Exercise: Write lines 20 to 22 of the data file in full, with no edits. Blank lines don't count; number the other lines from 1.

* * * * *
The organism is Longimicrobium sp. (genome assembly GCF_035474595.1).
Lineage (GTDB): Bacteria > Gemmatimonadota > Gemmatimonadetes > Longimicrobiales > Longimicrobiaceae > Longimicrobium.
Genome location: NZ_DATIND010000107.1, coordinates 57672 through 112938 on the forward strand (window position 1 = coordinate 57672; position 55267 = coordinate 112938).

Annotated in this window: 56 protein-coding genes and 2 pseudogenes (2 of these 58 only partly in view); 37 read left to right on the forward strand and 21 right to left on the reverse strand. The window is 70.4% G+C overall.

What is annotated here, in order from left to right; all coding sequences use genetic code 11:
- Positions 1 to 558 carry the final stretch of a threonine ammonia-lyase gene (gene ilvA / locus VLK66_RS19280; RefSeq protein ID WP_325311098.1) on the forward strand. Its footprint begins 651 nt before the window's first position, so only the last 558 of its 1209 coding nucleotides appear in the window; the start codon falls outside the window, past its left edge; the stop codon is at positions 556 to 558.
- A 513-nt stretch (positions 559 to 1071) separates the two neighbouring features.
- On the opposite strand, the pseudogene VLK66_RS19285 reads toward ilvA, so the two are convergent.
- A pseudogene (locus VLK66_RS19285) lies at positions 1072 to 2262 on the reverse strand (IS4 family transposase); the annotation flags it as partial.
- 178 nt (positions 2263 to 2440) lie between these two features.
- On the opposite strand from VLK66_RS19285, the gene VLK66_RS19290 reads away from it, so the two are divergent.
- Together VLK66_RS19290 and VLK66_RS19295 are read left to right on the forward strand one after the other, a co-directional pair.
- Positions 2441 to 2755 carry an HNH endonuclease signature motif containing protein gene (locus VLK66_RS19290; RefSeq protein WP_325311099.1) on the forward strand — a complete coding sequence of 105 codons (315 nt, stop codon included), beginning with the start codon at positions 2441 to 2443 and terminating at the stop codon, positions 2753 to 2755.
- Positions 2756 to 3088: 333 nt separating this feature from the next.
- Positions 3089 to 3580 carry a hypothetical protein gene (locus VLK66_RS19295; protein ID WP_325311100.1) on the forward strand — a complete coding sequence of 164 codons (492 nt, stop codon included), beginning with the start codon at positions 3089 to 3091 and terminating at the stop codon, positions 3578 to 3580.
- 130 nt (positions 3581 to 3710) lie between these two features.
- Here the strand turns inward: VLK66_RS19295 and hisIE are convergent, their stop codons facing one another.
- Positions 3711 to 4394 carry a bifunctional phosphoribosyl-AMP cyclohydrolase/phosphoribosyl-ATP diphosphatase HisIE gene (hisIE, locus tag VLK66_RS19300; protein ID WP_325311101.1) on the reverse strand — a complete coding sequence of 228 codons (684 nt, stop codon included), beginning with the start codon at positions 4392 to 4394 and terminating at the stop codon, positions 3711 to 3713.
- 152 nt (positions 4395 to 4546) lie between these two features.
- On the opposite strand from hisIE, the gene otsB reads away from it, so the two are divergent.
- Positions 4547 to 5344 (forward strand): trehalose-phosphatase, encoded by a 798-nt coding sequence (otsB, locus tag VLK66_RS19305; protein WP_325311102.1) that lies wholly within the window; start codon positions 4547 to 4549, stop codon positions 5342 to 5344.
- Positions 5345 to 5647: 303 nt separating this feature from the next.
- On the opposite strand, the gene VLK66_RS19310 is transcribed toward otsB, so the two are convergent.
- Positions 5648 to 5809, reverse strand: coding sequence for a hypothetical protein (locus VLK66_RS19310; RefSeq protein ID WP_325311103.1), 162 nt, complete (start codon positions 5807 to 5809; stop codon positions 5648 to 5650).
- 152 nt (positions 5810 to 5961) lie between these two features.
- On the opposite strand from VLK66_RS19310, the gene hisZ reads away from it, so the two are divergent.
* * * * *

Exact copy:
- On the opposite strand from hisIE, the gene otsB reads away from it, so the two are divergent.
- Positions 4547 to 5344 (forward strand): trehalose-phosphatase, encoded by a 798-nt coding sequence (otsB, locus tag VLK66_RS19305; protein WP_325311102.1) that lies wholly within the window; start codon positions 4547 to 4549, stop codon positions 5342 to 5344.
- Positions 5345 to 5647: 303 nt separating this feature from the next.